Using paper made in Shikoku, Japan, with materials such as kozo, mitumata and gampi, and bamboo paper inlaid with gold and silver pigment, artist Sabah Husain has composed a series of “manuscripts” inspired by the works of Jalaluddin Rumi and Noon Meem Rashid. In oral poetry, as she explains, metre, alliteration and kenning served at one time as memory aids that allowed the bards who recited narrative poetry to reconstruct them from memory.
“I use visual symbols, colour, small and large script on textured paper to create a visual narrative. Certain words and stanzas are repeated, like a musical score. And the images are culled from the poetic content, the circle of life and death, seed, flower, fruit. The circular form is the seed and the symbol of the sun.”
“I want the text, the pictograph and the paper, warm and sensuous, to work in unison”
“Certain words and stanzas are repeated, like a musical score”
“Rashid talks about Hassan’s inspiration from the rainbow and its seven colours, butterflies and his lover’s face. So I have these as almost pictographs. I want the text, the pictograph and the paper made from the plant fibre, warm and sensuous, to work in unison in these series […] And I have taken the liberty of using lines from all his four poems on Hassan Koozagar and combining them randomly, emphasising certain strains in the poem […] sometimes repeating a word to show its many literary and visual dimensions.”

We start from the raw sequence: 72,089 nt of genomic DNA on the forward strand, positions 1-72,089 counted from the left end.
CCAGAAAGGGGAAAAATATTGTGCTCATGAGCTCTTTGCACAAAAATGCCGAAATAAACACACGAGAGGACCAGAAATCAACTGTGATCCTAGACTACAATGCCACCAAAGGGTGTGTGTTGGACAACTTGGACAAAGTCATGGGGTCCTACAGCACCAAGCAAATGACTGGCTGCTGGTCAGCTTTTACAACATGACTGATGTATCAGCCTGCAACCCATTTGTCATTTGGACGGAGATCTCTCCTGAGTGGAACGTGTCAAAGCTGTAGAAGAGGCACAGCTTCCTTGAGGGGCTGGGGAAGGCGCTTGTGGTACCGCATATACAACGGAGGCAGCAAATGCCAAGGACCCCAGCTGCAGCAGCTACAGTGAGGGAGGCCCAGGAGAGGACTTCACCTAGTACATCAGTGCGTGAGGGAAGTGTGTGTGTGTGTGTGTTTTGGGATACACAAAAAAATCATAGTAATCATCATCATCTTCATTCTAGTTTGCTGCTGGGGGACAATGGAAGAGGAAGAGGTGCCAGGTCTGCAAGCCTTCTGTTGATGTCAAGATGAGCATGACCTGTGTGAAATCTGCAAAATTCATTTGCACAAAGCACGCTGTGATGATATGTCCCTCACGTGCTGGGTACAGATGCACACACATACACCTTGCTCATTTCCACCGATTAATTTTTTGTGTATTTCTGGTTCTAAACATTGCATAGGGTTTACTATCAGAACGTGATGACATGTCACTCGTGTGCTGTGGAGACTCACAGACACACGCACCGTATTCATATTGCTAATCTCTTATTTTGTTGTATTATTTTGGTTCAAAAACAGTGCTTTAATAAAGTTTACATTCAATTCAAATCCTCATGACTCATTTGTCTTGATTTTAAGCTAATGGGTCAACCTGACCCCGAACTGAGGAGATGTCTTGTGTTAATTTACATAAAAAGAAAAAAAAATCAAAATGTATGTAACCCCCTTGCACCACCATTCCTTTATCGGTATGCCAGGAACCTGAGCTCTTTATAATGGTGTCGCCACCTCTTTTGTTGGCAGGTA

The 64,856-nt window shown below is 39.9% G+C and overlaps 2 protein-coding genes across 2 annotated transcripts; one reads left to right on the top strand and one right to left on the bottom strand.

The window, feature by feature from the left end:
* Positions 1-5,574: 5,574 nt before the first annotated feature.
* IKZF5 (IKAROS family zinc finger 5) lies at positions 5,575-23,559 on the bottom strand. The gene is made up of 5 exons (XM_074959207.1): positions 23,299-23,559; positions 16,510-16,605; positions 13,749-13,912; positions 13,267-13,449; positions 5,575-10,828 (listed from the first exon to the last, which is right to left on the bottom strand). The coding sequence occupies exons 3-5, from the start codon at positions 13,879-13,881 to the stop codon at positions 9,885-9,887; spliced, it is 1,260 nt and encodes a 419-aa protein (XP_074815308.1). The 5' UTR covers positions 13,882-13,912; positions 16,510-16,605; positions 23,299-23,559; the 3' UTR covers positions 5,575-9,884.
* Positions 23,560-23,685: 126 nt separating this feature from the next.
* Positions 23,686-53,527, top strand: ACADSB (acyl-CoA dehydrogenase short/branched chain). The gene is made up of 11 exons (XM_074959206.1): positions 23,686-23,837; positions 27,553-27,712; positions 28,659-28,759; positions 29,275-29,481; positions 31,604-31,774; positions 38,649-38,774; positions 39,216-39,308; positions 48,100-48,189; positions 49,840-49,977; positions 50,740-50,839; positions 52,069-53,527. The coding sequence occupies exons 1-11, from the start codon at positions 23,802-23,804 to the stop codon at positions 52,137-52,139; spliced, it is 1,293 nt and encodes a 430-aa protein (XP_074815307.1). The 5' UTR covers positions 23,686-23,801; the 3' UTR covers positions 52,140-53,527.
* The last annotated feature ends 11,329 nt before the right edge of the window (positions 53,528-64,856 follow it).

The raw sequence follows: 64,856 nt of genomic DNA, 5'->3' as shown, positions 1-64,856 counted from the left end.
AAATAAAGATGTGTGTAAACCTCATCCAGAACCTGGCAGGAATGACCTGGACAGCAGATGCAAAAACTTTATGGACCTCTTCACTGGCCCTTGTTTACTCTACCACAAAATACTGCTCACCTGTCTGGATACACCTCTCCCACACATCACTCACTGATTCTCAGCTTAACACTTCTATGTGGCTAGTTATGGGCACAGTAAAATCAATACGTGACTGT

Sabah Husain, founder and presently the director of the Lahore Arts Foundation Trust, completed her Masters in Fine Arts (specialising in printmaking) from the Kyoto National University of Fine Arts and Music in Japan in 1988. She has worked in collaboration with the British Museum in London, the National Art Gallery in Islamabad, and the Okinawa Museum of Contemporary Art in Okinawa, Japan. Husain was recently artist-in-residence at the School of Museum of Fine Arts, Boston, and currently teaches at the National College of Arts in Lahore.